It almost didn't get done because instead of Henry King who directed Jesse James, Darryl F. Zanuck assigned Fritz Lang. Henry Fonda hated the man, he was a sadistic bully on the set and even though he directed Fonda to a great performance in You Only Live Once, Fonda hated every second on that set.
Fonda tells in his autobiography that he and Lang sat down prior to shooting and Lang agreed to tone his behavior down. But the same thing happened as on You Only Live Once. And Fonda dutifully finished the film.
Though he hated the experience Fonda was on the mark again as Frank James. What The Return of Frank James lacks in truth it makes up for in capturing the spirit of the times in the post Civil border state of Missouri and why the James Brothers were regarded as heroes by some.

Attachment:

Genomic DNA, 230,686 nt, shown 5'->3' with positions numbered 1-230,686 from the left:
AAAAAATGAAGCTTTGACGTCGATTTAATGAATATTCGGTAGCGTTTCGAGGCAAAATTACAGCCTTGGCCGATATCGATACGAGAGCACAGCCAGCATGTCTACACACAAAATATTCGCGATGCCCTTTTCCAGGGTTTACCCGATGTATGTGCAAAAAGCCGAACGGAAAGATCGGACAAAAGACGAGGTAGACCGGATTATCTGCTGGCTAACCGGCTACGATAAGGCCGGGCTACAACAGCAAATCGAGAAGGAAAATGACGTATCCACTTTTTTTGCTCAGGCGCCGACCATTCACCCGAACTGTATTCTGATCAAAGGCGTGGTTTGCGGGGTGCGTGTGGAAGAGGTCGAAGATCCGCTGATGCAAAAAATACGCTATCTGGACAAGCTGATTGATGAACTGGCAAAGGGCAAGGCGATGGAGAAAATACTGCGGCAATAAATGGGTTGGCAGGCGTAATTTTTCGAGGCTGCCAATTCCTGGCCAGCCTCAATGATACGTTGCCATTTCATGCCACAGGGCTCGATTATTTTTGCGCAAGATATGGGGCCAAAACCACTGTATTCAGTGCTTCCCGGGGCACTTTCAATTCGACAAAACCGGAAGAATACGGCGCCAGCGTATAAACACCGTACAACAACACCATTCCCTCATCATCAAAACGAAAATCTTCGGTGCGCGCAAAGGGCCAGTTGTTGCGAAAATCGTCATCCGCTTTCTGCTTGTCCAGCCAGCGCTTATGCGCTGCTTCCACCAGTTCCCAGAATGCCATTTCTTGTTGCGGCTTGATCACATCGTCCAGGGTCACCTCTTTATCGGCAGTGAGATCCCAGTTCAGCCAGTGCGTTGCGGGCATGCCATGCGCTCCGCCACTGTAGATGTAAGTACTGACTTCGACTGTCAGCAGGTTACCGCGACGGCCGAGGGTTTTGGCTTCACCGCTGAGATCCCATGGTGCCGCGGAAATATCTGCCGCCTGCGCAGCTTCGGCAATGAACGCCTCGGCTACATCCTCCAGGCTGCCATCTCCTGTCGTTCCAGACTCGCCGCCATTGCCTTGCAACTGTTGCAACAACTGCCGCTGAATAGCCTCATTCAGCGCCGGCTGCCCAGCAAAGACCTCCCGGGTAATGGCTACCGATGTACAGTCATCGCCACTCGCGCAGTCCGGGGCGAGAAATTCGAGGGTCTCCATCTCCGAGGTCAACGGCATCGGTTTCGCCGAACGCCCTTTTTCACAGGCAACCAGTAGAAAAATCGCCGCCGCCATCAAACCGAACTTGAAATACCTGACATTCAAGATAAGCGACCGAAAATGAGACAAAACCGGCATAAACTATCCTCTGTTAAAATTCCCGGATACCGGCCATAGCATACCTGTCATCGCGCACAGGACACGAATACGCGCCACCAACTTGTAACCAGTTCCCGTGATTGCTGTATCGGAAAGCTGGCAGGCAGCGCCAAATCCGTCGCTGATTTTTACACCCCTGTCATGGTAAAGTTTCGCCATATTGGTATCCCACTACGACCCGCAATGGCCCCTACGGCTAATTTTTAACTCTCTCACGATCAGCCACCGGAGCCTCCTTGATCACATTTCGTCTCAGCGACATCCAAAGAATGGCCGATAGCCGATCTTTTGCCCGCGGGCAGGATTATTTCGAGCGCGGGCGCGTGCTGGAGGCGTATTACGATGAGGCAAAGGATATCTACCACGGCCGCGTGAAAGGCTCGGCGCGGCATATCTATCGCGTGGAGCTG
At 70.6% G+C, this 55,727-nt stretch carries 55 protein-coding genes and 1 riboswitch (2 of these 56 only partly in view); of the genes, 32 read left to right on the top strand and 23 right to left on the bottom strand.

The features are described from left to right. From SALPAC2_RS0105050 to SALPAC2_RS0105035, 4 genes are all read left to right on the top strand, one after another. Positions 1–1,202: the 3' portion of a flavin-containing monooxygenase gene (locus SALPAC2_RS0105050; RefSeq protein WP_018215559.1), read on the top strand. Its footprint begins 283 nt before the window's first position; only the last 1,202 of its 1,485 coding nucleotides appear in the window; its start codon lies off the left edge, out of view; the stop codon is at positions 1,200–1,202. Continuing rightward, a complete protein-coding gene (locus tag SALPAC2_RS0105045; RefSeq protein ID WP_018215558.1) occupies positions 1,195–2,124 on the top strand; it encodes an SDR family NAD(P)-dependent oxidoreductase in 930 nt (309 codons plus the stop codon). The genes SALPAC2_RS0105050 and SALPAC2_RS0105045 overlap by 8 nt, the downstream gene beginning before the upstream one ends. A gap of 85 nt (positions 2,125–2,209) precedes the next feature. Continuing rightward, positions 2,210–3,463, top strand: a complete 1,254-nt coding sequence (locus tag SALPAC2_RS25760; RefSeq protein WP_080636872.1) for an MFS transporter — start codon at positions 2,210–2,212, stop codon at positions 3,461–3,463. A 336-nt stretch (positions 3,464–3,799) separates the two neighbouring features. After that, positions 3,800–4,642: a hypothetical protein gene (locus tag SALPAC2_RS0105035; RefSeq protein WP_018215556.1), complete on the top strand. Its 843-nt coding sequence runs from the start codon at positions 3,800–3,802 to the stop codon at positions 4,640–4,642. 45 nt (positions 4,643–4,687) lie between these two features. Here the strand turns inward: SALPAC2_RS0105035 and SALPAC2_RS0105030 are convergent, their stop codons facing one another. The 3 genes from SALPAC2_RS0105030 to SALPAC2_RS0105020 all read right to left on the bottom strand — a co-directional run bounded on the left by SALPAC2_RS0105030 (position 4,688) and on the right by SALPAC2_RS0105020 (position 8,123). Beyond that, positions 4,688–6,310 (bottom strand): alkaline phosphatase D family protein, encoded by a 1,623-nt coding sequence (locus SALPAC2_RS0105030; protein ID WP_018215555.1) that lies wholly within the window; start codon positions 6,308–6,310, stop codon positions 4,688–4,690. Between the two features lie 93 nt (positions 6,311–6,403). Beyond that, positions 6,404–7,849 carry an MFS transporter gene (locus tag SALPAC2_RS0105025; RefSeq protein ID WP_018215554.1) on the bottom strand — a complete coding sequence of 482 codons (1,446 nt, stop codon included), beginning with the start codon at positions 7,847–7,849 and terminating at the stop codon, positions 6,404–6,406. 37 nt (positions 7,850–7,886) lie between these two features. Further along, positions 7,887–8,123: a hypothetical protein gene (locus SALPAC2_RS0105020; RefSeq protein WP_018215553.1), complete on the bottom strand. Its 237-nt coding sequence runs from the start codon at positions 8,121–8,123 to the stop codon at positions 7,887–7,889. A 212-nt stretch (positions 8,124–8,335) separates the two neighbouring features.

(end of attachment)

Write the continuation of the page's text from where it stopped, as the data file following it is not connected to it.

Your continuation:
In addition to Fonda, John Carradine, Charles Tannen, Ernest Whitman, Donald Meek, Henry Hull, George Chandler and J. Edward Bromberg repeat their roles from Jesse James so continuity is assured. Bromberg as the railroad detective who basically plans an assassination for Jesse James in that film and tries again to Fonda in this film particularly stands out.
So does Henry Hull as the newspaper editor/lawyer who was a very colorful character in both films, dictating the same editorial at whatever group or individual he doesn't like at the moment. His patented formula is to "shoot 'em down like dogs."
If you liked Jesse James and I think more than western fans liked that film, no reason you shouldn't like The Return of Frank James.